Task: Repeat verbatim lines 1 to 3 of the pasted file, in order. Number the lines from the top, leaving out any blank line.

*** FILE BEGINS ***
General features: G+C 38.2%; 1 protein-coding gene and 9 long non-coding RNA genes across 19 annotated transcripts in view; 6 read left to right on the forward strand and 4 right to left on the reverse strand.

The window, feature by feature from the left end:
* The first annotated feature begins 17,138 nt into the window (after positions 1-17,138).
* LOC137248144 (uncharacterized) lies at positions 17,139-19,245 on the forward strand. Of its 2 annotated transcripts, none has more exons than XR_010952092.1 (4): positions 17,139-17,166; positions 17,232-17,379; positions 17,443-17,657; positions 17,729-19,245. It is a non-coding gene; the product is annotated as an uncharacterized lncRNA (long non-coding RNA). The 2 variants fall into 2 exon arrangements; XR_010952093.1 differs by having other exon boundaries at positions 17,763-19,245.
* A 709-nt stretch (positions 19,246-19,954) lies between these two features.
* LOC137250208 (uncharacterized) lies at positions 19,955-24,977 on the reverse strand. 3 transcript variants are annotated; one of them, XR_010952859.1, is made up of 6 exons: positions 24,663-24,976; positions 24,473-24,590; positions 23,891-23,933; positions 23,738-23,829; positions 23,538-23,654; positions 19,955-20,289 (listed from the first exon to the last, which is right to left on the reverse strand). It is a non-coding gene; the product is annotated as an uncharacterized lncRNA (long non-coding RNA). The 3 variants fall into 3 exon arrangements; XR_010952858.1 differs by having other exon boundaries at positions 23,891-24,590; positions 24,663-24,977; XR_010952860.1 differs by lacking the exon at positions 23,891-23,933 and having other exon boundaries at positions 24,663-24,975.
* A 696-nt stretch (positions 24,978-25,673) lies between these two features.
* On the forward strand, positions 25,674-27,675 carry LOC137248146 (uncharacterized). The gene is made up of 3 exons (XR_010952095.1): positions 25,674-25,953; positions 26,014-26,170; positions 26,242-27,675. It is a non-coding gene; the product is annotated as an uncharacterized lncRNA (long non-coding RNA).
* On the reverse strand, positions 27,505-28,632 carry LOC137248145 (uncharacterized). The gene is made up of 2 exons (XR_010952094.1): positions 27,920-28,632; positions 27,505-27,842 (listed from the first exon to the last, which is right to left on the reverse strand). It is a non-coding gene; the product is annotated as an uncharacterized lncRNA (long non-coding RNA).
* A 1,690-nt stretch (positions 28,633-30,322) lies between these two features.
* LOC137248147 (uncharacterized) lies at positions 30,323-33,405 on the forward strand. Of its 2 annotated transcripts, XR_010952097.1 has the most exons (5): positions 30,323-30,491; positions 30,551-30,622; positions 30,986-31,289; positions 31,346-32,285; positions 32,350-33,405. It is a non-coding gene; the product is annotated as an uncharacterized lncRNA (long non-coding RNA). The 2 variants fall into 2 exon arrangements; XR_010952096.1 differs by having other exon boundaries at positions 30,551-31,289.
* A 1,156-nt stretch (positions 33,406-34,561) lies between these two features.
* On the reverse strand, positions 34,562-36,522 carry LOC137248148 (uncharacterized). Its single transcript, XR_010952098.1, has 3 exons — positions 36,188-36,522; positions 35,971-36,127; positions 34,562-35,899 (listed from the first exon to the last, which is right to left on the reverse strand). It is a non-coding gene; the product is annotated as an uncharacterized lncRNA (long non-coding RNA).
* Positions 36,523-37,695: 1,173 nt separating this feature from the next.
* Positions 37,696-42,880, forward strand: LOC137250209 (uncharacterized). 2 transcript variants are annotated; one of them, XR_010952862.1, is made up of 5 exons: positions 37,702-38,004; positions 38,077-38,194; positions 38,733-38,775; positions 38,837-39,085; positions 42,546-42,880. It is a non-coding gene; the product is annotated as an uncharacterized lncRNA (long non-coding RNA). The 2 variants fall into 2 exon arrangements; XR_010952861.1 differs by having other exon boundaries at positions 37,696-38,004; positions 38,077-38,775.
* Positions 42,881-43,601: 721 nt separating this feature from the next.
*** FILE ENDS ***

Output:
General features: G+C 38.2%; 1 protein-coding gene and 9 long non-coding RNA genes across 19 annotated transcripts in view; 6 read left to right on the forward strand and 4 right to left on the reverse strand.

The window, feature by feature from the left end:
* The first annotated feature begins 17,138 nt into the window (after positions 1-17,138).